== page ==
Column on Soros’s Confusions

Soros is Confused Again

Tibor R. Machan

        According to the UK’s Financial Times, international financial speculator George Soros is going to spend $50 million of his money in an effort to start a new think-tank whose purpose will be to counter the "unwavering belief in unchecked free markets …[that] remains pervasive in universities" ("Soros to invest $50m in economic think-tank," October 27).  As Soros put it himself thus: “The ideologists in the free markets are still in command and I think they’ll be very difficult to remove because they have tenure." Actually probably because even those who don’t have tenure consider the free market system sound while other options deeply flawed–but never mind.

        There is so much wrong with Soros’s claim and plan that it would take a book to refute all of it but, as Professor Don Broudreaux, one of the few genuine free market economists, and one who heads the economics department of George Mason University, put it, "Mr Soros should check his facts before wasting his money.  As my colleague Bryan Caplan reports in his critically acclaimed book ‘The Myth of the Rational Voter’ (2007), surveys show that, while economists are to the right of their university colleagues in other disciplines, ‘[c]ompared to the general public, the typical economist is left of center.’ " 

        As Caplan notes, university economists do tend to work from the free market frame of economic reference, but this is actually only in their purest theoretical studies.  When they teach about the ways of the economy they normally factor in all the non-free market variables that are present in actual economies around the world, such as extensive government regulation and other intervention, protectionism, laws intruding on the employment relationship, etc., etc. Arguably, too, it is difficult to conceive of teaching and studying economics without the use of the free market economic model since trade itself, business and economic activity, rests on the idea that people voluntarily exchange services and products.  There is no such thing as socialist economics since under socialism trade isn’t voluntary.  There is only socialist planning of production and consumption, all of which happens as a result of the government’s orders.  What else can economists do but turn "right" when they study and teach about bona fide economics?  Imagine teaching and studying biology where life has been nearly fully extinguished!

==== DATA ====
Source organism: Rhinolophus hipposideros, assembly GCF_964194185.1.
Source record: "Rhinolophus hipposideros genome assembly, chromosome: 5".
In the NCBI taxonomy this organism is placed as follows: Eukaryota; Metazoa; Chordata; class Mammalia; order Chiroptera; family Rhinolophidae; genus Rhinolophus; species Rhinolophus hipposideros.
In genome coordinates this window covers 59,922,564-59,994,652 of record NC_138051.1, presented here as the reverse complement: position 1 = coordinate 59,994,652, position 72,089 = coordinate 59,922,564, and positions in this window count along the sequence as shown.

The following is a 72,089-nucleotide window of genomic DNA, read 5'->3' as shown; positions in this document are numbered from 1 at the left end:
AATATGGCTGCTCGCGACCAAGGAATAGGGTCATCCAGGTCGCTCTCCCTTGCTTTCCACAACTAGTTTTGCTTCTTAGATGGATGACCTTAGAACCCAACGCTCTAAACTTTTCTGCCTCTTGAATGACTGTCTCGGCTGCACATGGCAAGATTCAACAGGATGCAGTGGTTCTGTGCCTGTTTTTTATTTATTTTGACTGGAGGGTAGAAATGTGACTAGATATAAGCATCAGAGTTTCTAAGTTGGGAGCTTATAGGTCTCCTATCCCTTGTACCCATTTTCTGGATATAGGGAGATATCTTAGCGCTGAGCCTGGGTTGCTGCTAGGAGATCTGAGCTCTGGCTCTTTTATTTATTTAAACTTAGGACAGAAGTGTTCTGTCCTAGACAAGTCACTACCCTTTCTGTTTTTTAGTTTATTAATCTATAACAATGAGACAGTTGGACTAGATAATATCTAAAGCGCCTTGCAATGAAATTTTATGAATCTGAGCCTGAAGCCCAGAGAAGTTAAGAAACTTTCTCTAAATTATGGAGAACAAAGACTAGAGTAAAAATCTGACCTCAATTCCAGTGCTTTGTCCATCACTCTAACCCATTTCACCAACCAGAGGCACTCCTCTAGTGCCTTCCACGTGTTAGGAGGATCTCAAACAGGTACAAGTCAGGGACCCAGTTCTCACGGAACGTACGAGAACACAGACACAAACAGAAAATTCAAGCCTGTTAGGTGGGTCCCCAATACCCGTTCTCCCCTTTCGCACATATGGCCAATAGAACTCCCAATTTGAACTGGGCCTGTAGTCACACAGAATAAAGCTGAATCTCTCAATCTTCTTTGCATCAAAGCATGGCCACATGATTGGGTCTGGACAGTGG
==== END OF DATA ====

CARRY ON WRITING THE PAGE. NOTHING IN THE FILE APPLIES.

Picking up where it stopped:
What Soros wants to have done at universities is unclear but probably he is intent on having teachers and students focus on how production and consumption should be given firm direction by public officials. Because once one abandons the free market model, that is the alternative left, planning by edicts instead of the demand and supply of free market agents.  Indeed, Soros appears simply to want to abolish the teaching and study of economics proper. Without such a drastic measure, economics will always be mostly about the conduct of free market agents who, of course, may be more or less constrained by regulations, and such.  And that means that all economics will lean toward free market studies.  

        Soros tried to torpedo what’s left of capitalism in the past, including by starting up a bunch of Open Universities in the former Soviet bloc where he appears to have been worried the public would embrace the free market, having had its fill with socialist planning. The designation of his institutions as "Open" came from Soros’s vague affinity with the late Karl Popper’s politics, advanced in that thinkers famous book The Open Society and its Enemies (1953).  But while Popper had meant by "open" pretty much what "free" means in the context of political economy, Soros appears to have meant by "open" simply a society that’s not closed to any experiment, however oppressive it might be. His schools, too, would be open to the teaching of any form of economics, preferably, I would guess, those he could proceed to manipulated for his own ends.

        Whatever it is that Soros is aiming for, one thing is clear: he despises freedom in the market place.  And so long as there is any trace of respectful discussion of free markets in universities, Soros is going to spare no money in thwarting it.  

         I must admit that it gives me some pleasure to see Soros behave this way which gives disproves all those who claim that people who escape from oppressive, tyrannical regimes automatically prefer the free society.  Not so by a long shot, as Soros demonstrates all too clearly.  

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